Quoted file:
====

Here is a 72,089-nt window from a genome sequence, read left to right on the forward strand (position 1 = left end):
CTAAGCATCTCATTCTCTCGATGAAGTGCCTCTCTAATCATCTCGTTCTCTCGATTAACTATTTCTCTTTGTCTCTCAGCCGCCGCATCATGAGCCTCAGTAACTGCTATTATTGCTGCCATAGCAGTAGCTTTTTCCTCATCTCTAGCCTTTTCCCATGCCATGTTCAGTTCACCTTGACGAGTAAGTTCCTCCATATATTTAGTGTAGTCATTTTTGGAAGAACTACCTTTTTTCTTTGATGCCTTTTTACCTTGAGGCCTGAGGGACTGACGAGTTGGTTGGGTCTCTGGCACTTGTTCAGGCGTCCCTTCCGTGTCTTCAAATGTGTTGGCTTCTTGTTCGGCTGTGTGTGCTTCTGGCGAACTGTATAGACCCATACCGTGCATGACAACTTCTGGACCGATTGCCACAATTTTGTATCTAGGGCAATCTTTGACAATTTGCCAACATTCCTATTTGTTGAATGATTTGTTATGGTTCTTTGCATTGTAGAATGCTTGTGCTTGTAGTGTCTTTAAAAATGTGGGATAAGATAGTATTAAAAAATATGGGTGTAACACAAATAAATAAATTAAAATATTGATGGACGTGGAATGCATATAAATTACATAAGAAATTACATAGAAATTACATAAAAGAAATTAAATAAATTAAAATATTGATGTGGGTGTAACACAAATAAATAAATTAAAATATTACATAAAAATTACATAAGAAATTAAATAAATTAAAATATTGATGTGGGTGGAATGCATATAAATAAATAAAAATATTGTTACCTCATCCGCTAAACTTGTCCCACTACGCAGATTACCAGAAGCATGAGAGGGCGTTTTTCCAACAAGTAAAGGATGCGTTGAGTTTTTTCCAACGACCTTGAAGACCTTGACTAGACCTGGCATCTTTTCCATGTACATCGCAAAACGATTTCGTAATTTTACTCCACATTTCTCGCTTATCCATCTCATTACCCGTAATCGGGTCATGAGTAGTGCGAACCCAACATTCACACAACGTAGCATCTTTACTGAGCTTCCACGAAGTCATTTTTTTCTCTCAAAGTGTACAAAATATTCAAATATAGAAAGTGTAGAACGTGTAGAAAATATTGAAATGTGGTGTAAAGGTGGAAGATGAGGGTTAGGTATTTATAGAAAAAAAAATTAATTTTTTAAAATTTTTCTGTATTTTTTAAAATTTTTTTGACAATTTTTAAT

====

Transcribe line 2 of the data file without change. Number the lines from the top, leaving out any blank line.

CTAAGCATCTCATTCTCTCGATGAAGTGCCTCTCTAATCATCTCGTTCTCTCGATTAACTATTTCTCTTTGTCTCTCAGCCGCCGCATCATGAGCCTCAGTAACTGCTATTATTGCTGCCATAGCAGTAGCTTTTTCCTCATCTCTAGCCTTTTCCCATGCCATGTTCAGTTCACCTTGACGAGTAAGTTCCTCCATATATTTAGTGTAGTCATTTTTGGAAGAACTACCTTTTTTCTTTGATGCCTTTTTACCTTGAGGCCTGAGGGACTGACGAGTTGGTTGGGTCTCTGGCACTTGTTCAGGCGTCCCTTCCGTGTCTTCAAATGTGTTGGCTTCTTGTTCGGCTGTGTGTGCTTCTGGCGAACTGTATAGACCCATACCGTGCATGACAACTTCTGGACCGATTGCCACAATTTTGTATCTAGGGCAATCTTTGACAATTTGCCAACATTCCTATTTGTTGAATGATTTGTTATGGTTCTTTGCATTGTAGAATGCTTGTGCTTGTAGTGTCTTTAAAAATGTGGGATAAGATAGTATTAAAAAATATGGGTGTAACACAAATAAATAAATTAAAATATTGATGGACGTGGAATGCATATAAATTACATAAGAAATTACATAGAAATTACATAAAAGAAATTAAATAAATTAAAATATTGATGTGGGTGTAACACAAATAAATAAATTAAAATATTACATAAAAATTACATAAGAAATTAAATAAATTAAAATATTGATGTGGGTGGAATGCATATAAATAAATAAAAATATTGTTACCTCATCCGCTAAACTTGTCCCACTACGCAGATTACCAGAAGCATGAGAGGGCGTTTTTCCAACAAGTAAAGGATGCGTTGAGTTTTTTCCAACGACCTTGAAGACCTTGACTAGACCTGGCATCTTTTCCATGTACATCGCAAAACGATTTCGTAATTTTACTCCACATTTCTCGCTTATCCATCTCATTACCCGTAATCGGGTCATGAGTAGTGCGAACCCAACATTCACACAACGTAGCATCTTTACTGAGCTTCCACGAAGTCATTTTTTTCTCTCAAAGTGTACAAAATATTCAAATATAGAAAGTGTAGAACGTGTAGAAAATATTGAAATGTGGTGTAAAGGTGGAAGATGAGGGTTAGGTATTTATAGAAAAAAAAATTAATTTTTTAAAATTTTTCTGTATTTTTTAAAATTTTTTTGACAATTTTTAAT